Statistics show1 that an estimated 1.7 million individuals in the United States suffer some degree of traumatic brain injury (TBI) on an annual basis. These injuries can range from a minor concussion to a severe and permanently debilitating condition. For example:
- Each year, over 1.3 million people who suffer TBI are treated in the emergency room and are released.
- 275,000 people require hospitalization, sometimes for an extended period of time.
- Approximately 52,000 people do not survive their injuries.
Patients who suffer a TBI that is classified as “severe” are often left with permanent disabilities and the need for long-term care, even if they do survive.
Types of severe TBI
There are two primary types of severe TBI. First, you can receive a “closed TBI,” which means the damage to your brain was caused by an external force outside of your skull that caused your brain to shake around inside your skull, which damages brain tissue. On the other hand, a “penetrating TBI” occurs when an object enters your skull and directly damages the brain. Penetrating TBIs are often caused by bullets or sharp objects. Both types of severe TBI can leave victims with permanent damage.
Effects of severe TBI
Victims of severe TBI often experience some or all of the following types of symptoms:
- Prolonged coma or period of unconsciousness
- Severe cognitive difficulties, including concentration and information processing
- Seriously impaired coordination, balance, or weakness in the extremities
- Sensory impairments, including impairments related to sight, hearing, or touch
- Emotional issues, including anxiety, depression, and aggression
Many victims of a severe TBI are unable to return to work or school, require special accommodations in many aspects of their lives, and often are unable to live independently. The Centers for Disease Control and Prevention (CDC) reports2 that an estimated 5.3 million individuals in the United States are currently living and struggling with a disability related to a severe TBI. Such disabilities can have a profound effect on all aspects of a victim’s life, including their professional opportunities, personal relationships, and more.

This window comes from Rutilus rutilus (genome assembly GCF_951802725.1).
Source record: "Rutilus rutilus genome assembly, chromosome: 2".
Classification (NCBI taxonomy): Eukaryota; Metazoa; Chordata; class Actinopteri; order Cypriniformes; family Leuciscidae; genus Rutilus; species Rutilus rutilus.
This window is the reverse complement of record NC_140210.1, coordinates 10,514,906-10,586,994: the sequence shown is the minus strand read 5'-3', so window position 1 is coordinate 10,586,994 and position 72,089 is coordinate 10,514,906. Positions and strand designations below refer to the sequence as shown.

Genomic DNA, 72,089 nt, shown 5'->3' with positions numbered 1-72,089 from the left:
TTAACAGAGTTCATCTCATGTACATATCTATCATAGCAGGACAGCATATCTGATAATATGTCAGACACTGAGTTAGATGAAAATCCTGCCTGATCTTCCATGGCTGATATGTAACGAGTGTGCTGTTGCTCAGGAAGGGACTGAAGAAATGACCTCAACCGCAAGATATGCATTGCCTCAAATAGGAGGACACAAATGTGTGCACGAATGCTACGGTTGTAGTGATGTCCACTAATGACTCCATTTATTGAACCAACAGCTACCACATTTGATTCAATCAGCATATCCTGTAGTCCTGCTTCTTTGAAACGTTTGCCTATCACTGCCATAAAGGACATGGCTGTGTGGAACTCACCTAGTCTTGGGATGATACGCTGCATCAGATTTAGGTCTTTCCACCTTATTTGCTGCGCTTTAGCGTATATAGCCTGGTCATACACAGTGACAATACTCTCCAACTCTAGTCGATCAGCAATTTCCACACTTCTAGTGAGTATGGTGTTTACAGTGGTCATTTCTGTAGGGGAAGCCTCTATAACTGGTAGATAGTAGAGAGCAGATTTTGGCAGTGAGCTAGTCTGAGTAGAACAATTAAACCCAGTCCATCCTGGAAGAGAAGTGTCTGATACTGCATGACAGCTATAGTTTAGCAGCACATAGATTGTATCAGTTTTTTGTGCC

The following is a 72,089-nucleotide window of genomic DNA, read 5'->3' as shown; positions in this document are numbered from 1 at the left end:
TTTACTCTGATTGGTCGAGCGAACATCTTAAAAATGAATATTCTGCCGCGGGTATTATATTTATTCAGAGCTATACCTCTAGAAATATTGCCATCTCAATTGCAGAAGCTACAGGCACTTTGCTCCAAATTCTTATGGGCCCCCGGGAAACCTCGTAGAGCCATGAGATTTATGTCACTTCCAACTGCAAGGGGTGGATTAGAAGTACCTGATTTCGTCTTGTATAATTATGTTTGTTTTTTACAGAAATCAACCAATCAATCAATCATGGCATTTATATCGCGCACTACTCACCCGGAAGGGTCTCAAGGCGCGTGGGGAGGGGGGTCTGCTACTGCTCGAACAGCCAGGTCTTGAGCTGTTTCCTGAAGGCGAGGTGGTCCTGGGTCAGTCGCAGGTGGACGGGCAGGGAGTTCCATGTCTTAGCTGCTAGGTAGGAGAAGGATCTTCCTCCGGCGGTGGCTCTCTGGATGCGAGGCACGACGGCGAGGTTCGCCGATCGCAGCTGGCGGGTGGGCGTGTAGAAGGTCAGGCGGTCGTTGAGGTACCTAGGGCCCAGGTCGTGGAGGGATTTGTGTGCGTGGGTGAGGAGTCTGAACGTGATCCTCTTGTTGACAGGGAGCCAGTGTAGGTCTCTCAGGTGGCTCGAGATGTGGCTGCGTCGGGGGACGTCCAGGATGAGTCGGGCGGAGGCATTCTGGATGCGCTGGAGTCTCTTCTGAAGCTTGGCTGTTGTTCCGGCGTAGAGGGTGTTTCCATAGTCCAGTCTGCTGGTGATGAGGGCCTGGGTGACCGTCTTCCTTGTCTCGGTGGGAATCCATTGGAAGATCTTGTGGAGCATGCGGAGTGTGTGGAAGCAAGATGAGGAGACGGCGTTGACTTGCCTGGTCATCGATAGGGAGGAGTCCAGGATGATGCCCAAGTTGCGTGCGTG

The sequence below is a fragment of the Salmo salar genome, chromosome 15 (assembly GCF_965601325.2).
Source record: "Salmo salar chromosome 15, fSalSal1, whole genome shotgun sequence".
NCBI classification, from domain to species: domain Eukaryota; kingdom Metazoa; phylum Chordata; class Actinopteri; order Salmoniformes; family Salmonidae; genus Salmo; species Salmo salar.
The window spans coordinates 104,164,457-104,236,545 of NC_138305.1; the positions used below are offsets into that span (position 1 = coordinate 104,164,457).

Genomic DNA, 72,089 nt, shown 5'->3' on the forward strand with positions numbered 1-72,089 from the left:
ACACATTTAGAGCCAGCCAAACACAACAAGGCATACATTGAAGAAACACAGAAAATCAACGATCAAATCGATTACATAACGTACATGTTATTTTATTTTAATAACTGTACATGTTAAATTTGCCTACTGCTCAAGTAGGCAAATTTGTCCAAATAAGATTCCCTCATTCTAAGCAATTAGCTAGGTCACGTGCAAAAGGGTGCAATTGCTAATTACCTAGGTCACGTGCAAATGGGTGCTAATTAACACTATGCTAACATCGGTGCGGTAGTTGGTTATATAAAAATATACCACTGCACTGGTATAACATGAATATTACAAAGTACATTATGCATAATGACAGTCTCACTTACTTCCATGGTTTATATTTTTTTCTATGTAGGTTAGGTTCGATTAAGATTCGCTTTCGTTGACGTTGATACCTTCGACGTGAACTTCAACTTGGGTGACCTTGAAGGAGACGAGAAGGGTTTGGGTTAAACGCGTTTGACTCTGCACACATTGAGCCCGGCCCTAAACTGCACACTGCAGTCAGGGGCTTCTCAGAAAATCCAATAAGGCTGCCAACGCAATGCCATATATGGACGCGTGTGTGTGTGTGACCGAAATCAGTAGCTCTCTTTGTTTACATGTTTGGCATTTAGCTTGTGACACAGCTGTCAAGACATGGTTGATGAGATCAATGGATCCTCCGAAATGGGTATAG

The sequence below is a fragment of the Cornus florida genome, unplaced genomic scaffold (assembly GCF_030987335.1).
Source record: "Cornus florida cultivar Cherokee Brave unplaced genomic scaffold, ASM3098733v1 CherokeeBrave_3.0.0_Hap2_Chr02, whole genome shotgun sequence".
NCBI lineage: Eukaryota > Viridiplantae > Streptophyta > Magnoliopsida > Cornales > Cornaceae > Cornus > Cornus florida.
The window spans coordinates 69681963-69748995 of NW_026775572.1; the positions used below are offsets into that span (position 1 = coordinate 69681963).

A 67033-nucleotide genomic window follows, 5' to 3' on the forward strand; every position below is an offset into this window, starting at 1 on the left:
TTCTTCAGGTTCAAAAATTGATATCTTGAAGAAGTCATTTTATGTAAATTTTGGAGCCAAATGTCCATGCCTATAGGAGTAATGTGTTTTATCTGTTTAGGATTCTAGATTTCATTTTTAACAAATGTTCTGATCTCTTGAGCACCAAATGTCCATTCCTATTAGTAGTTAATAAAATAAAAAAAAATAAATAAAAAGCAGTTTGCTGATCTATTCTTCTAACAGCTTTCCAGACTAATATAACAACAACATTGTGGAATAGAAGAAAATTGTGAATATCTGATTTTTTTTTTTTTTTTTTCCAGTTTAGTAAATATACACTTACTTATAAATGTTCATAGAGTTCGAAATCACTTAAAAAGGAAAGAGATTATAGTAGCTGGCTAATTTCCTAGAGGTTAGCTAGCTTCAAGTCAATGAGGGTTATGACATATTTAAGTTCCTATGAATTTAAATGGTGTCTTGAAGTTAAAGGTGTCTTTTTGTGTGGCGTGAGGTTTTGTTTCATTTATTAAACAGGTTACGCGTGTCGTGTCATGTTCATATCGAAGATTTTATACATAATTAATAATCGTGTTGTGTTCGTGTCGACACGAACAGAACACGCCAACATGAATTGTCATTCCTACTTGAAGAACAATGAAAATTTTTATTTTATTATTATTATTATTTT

Costs of a TBI
In addition to the personal effects of a severe traumatic brain injury, these injuries can also cause a victim to incur serious financial and other intangible losses. A victim may suffer the following:
- Extensive medical expenses, including hospitalization and neurologist visits
- Costs of home health care
- Costs of medical equipment and prescription medication
- Rehabilitative costs
- Lost future income and benefits
- Loss of educational opportunities
- Loss of enjoyment of life
- Emotional trauma
- Physical pain and suffering
Though it may seem difficult to put a number on what your loss of independence and opportunities are worth, an experienced brain injury lawyer will know how to perform such calculations and use other resources to make sure you know what your case is worth.
Contact an experienced Tampa brain injury lawyer for a free consultation
If you or someone in your family has suffered a severe brain injury, the road to recovery will likely be long and arduous, or recovery may never be fully achievable. In such cases, victims of severe brain injuries can often recover substantial compensation for their permanent disabilities from any potentially negligent person who contributed to the accidents. At the Dolman Law Group, we understand the struggles that victims of severe traumatic brain injury face and work to help them receive the full amount of compensation they deserve for this devastating injury. Please do not hesitate to call our office for a free consultation at 727-451-6900 today.
Dolman Law Group
800 North Belcher Road
Clearwater, FL 33756